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[Luxembourg 2005 Presidency of the Council of the European Union]
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Press Release
Marie-Josée Jacobs demands to take forward the EU social inclusion process

Date of release : 13-06-2005

Policy area : Employment, Social Policy, Health and Consumer Affairs Employment, Social Policy, Health and Consumer Affairs

On 13 and 14 June 2005, 250 experts and actors from 25 Member States of the European Union, and the acceding and candidate countries, discussed a report on strengthening the EU social inclusion process within the framework of a high-level conference organised in Luxembourg by the Luxembourg Presidency, with the support of the European Commission.

The authors of this report, sponsored by the Luxembourg Presidency, are Sir Tony Atkinson (Nuffield College, Oxford, UK), Bea Cantillon (University of Anvers, Belgium), Eric Marlier (CEPS/INSTEAD, Luxembourg) and Brian Nolan (ESRI, Ireland).

The report explores the position of the EU social inclusion process within the framework of the refocused Lisbon Strategy and formulates concrete recommendations on the implementation and development of different aspects of this process (quantified objectives, social indicators and national action plans).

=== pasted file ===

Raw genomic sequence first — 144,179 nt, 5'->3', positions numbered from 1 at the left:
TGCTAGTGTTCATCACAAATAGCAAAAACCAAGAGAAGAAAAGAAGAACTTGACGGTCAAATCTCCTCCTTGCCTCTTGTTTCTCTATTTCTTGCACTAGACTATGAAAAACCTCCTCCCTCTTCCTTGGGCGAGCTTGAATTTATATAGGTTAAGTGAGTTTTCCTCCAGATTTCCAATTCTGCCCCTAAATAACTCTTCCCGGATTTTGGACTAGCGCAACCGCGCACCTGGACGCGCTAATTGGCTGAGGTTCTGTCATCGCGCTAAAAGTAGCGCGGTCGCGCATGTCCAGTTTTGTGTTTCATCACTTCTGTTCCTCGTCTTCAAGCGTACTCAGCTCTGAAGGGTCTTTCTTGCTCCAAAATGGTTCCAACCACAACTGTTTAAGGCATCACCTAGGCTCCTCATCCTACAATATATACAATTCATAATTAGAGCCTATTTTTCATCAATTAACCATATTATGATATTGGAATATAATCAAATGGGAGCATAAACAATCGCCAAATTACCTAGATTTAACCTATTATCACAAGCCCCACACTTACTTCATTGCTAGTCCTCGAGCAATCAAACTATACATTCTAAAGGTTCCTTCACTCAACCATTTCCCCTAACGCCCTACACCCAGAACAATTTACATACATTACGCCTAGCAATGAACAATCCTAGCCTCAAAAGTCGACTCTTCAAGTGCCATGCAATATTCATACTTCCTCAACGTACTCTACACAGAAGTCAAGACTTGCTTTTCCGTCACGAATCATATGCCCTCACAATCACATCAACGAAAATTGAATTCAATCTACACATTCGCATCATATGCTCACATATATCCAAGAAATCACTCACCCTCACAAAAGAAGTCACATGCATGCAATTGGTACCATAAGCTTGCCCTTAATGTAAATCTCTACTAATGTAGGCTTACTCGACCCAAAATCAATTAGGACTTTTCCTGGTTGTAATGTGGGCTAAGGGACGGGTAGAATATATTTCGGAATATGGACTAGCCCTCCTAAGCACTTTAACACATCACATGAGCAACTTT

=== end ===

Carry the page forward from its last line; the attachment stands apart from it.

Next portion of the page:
It analyses in particular the way in which the Member States and the European Commission could significantly improve the follow-up on policies of inclusion as well as the exchange of good practices in the area of social monitoring.

The conclusions of the conference are a key contribution for the evaluation report on the open method of coordination in the area of social policy that the European Commission will draw up in November 2005.

During her opening speech at the conference, Marie-Josée Jacobs stated that the refocus of the Lisbon Strategy was accompanied by serious concerns as to the place reserved for the social pillar.

She congratulated the authors of the report for having chosen to highlight point 36 of the conclusions of the Spring 2005 European Council, which unequivocally maintains that: "Social inclusion policy should be pursued by the EU and by Member States, with its multifaceted approach."

She stated: "How could anyone doubt the necessity of this, when 15% of the population of the European Union is exposed to the risk of poverty and when one-fourth of the people exposed to that risk have a professional occupation!

While it is indicated that we intensify our efforts for increased growth and jobs, we should not close our eyes to the reality: there is no automatic link between economic growth and social cohesion.

If we manage to provide new impetus for growth, the most vulnerable social categories of our society will not automatically benefit.

Rather than counting on our initiatives for promoting growth and jobs to affect the most vulnerable, we should continue to attack the roots of the problem, i.e. also strengthening policies within the framework of the process of social inclusion."

This page was last modified on : 14-06-2005

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